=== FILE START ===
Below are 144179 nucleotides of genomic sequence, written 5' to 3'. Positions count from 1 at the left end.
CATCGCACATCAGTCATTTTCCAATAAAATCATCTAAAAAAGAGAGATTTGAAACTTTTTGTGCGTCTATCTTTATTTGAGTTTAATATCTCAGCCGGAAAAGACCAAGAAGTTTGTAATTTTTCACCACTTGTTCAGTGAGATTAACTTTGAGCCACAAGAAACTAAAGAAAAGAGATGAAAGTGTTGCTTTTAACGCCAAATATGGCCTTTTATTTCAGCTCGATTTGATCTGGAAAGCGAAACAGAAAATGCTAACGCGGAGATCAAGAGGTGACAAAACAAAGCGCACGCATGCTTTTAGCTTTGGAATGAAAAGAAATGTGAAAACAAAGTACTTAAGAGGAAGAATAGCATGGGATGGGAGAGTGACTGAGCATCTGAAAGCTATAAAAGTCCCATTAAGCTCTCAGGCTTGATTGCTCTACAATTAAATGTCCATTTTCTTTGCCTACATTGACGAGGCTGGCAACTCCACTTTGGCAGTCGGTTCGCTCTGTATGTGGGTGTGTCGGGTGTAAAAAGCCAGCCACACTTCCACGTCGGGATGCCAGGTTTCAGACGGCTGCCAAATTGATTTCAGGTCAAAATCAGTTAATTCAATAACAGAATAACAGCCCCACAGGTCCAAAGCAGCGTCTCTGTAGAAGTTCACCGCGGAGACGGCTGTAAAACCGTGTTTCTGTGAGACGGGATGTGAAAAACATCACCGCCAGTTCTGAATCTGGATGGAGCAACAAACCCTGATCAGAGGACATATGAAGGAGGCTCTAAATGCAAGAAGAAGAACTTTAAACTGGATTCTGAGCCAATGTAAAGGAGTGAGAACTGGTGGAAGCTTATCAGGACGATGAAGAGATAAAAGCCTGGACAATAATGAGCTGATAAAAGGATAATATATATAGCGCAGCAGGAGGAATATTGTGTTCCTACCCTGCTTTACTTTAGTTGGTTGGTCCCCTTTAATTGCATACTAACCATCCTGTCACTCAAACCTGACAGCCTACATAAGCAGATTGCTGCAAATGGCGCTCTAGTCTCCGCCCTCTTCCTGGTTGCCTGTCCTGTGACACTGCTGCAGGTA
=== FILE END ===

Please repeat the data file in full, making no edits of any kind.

Below are 144179 nucleotides of genomic sequence, written 5' to 3'. Positions count from 1 at the left end.
CATCGCACATCAGTCATTTTCCAATAAAATCATCTAAAAAAGAGAGATTTGAAACTTTTTGTGCGTCTATCTTTATTTGAGTTTAATATCTCAGCCGGAAAAGACCAAGAAGTTTGTAATTTTTCACCACTTGTTCAGTGAGATTAACTTTGAGCCACAAGAAACTAAAGAAAAGAGATGAAAGTGTTGCTTTTAACGCCAAATATGGCCTTTTATTTCAGCTCGATTTGATCTGGAAAGCGAAACAGAAAATGCTAACGCGGAGATCAAGAGGTGACAAAACAAAGCGCACGCATGCTTTTAGCTTTGGAATGAAAAGAAATGTGAAAACAAAGTACTTAAGAGGAAGAATAGCATGGGATGGGAGAGTGACTGAGCATCTGAAAGCTATAAAAGTCCCATTAAGCTCTCAGGCTTGATTGCTCTACAATTAAATGTCCATTTTCTTTGCCTACATTGACGAGGCTGGCAACTCCACTTTGGCAGTCGGTTCGCTCTGTATGTGGGTGTGTCGGGTGTAAAAAGCCAGCCACACTTCCACGTCGGGATGCCAGGTTTCAGACGGCTGCCAAATTGATTTCAGGTCAAAATCAGTTAATTCAATAACAGAATAACAGCCCCACAGGTCCAAAGCAGCGTCTCTGTAGAAGTTCACCGCGGAGACGGCTGTAAAACCGTGTTTCTGTGAGACGGGATGTGAAAAACATCACCGCCAGTTCTGAATCTGGATGGAGCAACAAACCCTGATCAGAGGACATATGAAGGAGGCTCTAAATGCAAGAAGAAGAACTTTAAACTGGATTCTGAGCCAATGTAAAGGAGTGAGAACTGGTGGAAGCTTATCAGGACGATGAAGAGATAAAAGCCTGGACAATAATGAGCTGATAAAAGGATAATATATATAGCGCAGCAGGAGGAATATTGTGTTCCTACCCTGCTTTACTTTAGTTGGTTGGTCCCCTTTAATTGCATACTAACCATCCTGTCACTCAAACCTGACAGCCTACATAAGCAGATTGCTGCAAATGGCGCTCTAGTCTCCGCCCTCTTCCTGGTTGCCTGTCCTGTGACACTGCTGCAGGTA